Summer passed in a speedy haze and with autumn’s palate well on its way, our attention in the herb garden has already turned to preparing the beds for winter. 

Working on the land, we are confronted with the cycle of the seasons, the growth and decay of life in its raw state, and medicinal herbs can especially attune our minds and bodies to that which nature provides. 

The arduous spring preparation in the herb garden thankfully paid off. New beds were sown, planted and mulched. Some beds were under sown with green manures to suppress weeds, protect soil from the summer sun, improve soil structure and increase organic matter. Any unused beds were sown similarly with buckwheat, phacelia, clovers and radish which gave the garden an added buzz of vitality and colour much to the delight of our insects.

The effect of the green manure meant that we were not delayed in peak summer by weeding; the herbs wanted nothing else but to grow and flourish so all our energy could be put into harvesting and drying. And harvest we did! As I write we are on our 127th herb harvest, all being used in our tea blends, natural beauty products and medicinal remedies, tinctures, and glycerites.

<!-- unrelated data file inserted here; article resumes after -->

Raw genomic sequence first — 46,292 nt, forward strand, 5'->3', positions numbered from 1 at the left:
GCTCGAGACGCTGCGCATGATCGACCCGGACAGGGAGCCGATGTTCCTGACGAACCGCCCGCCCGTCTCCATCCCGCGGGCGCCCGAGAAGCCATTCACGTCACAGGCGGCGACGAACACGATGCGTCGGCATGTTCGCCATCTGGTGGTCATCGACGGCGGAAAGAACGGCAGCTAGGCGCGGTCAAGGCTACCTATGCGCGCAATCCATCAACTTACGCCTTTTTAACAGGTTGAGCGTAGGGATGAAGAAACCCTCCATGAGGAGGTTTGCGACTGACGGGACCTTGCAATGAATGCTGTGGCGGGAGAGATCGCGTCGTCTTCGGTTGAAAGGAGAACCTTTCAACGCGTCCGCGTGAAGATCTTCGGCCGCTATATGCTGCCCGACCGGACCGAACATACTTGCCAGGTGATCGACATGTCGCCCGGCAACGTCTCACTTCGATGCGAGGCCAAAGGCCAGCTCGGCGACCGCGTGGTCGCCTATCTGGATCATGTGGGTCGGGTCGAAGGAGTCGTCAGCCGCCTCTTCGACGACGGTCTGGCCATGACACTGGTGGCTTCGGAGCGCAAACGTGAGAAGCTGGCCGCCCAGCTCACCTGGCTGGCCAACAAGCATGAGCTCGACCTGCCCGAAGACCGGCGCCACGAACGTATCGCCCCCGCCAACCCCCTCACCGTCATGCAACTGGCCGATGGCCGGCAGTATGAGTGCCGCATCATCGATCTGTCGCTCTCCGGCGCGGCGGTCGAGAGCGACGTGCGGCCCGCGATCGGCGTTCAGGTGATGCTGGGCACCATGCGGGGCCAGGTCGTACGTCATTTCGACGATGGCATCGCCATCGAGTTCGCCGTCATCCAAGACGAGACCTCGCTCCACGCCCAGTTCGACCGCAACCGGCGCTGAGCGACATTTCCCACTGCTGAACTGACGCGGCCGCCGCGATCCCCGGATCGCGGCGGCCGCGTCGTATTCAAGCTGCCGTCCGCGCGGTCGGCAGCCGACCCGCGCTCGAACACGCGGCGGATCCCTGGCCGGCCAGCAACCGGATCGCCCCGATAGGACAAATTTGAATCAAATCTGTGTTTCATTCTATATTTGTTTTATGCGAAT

This year has been one of the Hawthorn. Spring’s blossom was exceptionally beautiful and abundant. As we harvested blossom and leaf, a powerful remedy of the heart and circulation, I was reminded to take care and show myself some love over the coming busy months. Indeed, when the chamomile harvest came, it was a time to recall this. Labour intensive, fiddly and with so much to pick, I dreamt I could become a Hindu deity with a multiplicity of arms to get the job done speedily. Thankfully with a constant stream of helpful wwoofers and attendees on Anne McIntyre’s Herbal Medicine course, the pressure was lifted and the job became lighthearted; a reminder that herbs are a great way of slowing down and connecting with others.

Now we have captured the sun’s energy in the summer herbs, we are collecting all the nourishing and strengthening autumn herbs and berries. Just as we prepare the garden for winter, so too must we prepare our internal bodies for the darker light and change of season. With a mass of hips and berries we will be in good stead. Again, the Hawthorn has been a star. The plump haws dot the landscape and are a joy to pick. With all our political uncertainty and unsettling climate worries, this year’s landscape seems to be telling us through the Hawthorn to keep attuned to our heart and connect with others; with nature as our guide I find some hope in this. I have felt extremely fortunate to participate in this land’s abundance and I’m reminded that whatever we seek, nature can truly provide.

Fiona has been nurturing the herb garden and building enviable compost heaps at Trill Farm since March. A woman of many talents, she previously ran a successful organic veg box scheme on her native Guernsey, is an award-winning scyther and occasional spoon carver.